HOW TO MAKE MONEY THROUGH CASSAVA VALUE CHAIN|By Idika Aja, ACS

Nigeria is the largest producer of cassava in the world.  Though cassava is produced in 24 of the country’s 36 states, farming and processing are dominant in the southern part of the country.

The cassava value chain is very huge and one can make money from it in several ways from farming to processing into food such as garri, fufu, to industrial production of high quality flour, starch, ethanol and animal feed. Global demands for flour, starch, ethanol, chips and pallets run into several billions of Naira.

CASSAVA FARMING

cassava farm

Cassava farming is very easy, interesting and known for its low input-high output nature.  Its soil adaptability is wonderful unlike other crops.  It can be planted at any time of the year provided there is enough moisture for the stem cuttings to take root.  Average yield hovers around 15-25 tons/hectare, though this yield is very low compared with countries like Thailand with an average yield of 40 tons per hectare. However, efforts are being made by stakeholders to improve yield. Research institutes are working concertedly to improve and have available cassava varieties. Now there are more than 40 cassava varieties in use.  These improved varieties are available at the National Root Crops Research Institute, Umudike or International Institute of Tropical Agriculture (IITA), depending on what the farmer wants; for garri, starch, ethanol or cassava flour.  Notwithstanding, the following varieties are recommended for their high yield and processing quality.  TMS30572, NR8082, NR8083, TMS4(2), TMS81/00110, TMS92/0326.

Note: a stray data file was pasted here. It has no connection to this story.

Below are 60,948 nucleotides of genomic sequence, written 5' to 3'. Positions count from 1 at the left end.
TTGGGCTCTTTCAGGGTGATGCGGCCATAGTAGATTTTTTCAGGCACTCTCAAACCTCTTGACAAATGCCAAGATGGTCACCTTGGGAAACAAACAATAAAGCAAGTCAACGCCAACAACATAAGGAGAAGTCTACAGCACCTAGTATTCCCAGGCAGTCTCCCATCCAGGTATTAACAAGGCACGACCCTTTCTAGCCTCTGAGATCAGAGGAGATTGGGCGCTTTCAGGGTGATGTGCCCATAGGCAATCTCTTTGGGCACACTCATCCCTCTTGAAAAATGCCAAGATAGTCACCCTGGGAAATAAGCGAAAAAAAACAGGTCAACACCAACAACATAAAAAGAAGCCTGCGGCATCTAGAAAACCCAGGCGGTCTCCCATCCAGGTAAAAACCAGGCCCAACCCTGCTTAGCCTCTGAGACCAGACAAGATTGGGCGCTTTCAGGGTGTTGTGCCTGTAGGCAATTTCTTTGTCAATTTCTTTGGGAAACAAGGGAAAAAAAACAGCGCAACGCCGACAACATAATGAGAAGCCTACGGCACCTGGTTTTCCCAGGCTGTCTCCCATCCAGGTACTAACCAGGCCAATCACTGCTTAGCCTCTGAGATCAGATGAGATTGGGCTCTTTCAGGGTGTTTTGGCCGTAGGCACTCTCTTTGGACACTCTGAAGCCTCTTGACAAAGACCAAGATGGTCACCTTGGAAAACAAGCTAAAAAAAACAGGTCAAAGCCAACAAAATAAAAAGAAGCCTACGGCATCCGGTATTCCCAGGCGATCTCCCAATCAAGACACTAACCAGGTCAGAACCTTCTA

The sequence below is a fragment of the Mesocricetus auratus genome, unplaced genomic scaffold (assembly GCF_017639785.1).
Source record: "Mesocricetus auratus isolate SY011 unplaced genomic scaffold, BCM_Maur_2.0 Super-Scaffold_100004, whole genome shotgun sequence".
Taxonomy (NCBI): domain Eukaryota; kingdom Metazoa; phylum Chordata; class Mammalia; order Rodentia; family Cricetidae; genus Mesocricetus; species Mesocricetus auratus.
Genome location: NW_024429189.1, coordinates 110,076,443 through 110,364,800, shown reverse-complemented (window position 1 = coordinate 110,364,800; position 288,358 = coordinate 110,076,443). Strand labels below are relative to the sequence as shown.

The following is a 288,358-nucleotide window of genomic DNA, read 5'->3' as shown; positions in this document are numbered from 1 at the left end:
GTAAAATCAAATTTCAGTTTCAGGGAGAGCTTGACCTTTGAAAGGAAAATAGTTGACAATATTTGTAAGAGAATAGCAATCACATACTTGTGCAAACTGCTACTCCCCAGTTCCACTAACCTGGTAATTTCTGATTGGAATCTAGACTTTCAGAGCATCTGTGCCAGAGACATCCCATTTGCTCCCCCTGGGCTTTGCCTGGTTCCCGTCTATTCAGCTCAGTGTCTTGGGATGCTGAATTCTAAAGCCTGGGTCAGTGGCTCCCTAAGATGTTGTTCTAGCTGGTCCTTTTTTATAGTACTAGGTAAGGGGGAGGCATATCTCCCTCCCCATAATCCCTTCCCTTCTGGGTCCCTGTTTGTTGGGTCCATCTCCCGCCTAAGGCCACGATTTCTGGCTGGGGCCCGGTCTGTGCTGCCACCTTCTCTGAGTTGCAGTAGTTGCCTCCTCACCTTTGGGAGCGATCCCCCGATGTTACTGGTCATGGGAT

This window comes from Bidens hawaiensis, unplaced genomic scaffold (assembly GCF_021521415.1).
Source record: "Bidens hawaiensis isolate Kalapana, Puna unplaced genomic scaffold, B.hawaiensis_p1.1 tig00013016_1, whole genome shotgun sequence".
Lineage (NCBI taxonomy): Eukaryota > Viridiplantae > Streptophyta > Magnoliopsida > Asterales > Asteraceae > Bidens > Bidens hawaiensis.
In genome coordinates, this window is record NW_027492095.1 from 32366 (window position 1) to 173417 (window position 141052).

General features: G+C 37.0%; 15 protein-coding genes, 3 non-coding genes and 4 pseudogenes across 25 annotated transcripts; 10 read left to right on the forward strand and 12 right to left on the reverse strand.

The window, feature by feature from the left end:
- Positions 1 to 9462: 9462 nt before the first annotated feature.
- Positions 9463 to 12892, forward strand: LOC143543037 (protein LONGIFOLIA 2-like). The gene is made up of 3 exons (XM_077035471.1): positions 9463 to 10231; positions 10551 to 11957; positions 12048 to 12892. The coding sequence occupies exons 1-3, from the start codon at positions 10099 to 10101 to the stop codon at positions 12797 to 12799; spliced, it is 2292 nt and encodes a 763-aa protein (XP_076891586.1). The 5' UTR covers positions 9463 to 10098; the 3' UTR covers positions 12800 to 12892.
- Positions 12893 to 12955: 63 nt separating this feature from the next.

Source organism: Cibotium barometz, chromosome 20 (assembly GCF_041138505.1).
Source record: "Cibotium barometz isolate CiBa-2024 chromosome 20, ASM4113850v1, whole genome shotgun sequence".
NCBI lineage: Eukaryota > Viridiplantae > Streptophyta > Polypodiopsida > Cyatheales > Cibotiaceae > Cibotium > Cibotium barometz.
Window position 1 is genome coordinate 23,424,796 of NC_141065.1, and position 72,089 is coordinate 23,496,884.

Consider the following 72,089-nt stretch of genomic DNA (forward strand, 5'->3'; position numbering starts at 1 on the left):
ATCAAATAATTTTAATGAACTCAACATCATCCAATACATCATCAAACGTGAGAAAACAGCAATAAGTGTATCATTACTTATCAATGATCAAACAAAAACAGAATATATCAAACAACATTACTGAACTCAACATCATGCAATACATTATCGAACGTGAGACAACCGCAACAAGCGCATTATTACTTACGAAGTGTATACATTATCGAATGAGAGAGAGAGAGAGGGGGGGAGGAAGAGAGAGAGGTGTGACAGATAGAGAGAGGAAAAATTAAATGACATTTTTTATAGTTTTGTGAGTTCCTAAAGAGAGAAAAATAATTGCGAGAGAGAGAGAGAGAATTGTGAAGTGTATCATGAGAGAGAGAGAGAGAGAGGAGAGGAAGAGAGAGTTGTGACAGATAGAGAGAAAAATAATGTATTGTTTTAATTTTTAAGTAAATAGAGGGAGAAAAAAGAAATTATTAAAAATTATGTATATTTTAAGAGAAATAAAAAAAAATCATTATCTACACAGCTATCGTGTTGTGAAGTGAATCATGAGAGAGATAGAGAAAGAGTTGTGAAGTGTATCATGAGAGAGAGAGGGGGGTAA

In addition, experts advocate good farming practices in order to improve yield.  One, it is better to have mechanized farming; (use of tractors, plough, harrow, planter boom sprayer, cultivator and harvester).  Not only, will it increase yield, it reduces labour and production cost.  It takes about 45 minutes to plant one hectare of land mechanically and more so, cassava roots become bigger in loose and fertile soil.  As part of good farming practice, a minimum of 60-70 bundles of cassava stems per hectare planted by 0.8m x 1m spacing, which is about 12,500 plants per hectare, is recommended.  Usually, cassava can be planted any time of the year, but for commercial farming, it can be planted four times in a year, starting from April to October. To be able to achieve the desired yield, good and effective pest control, weed management and right application of fertilizer are very necessary.  Correct herbicides and timely application should be done.  Typically before planting the stems must first be sprayed with glyphosate and thereafter apply appropriately. On application of fertilizer, experts advocate the use of a minimum of four bags of fertilizer per hectare, though this will depend on the fertility of the soil. Selling the cassava roots is easy.  There are many buyers; food, flour, starch and ethanol producers, who are ready and on the lookout for quality cassava roots.  The price varies depending on location and demand.  A ton can be between N22,000 – N25,000 per ton.  Production cost (from land preparation to harvesting), depending on the location ranges from N100,000 – N150,000 per hectare.  So, conservatively, with an average yield of 10 tons per hectare and N20,000 per tons of cassava tubers, EBITDA is N100,000/hectare.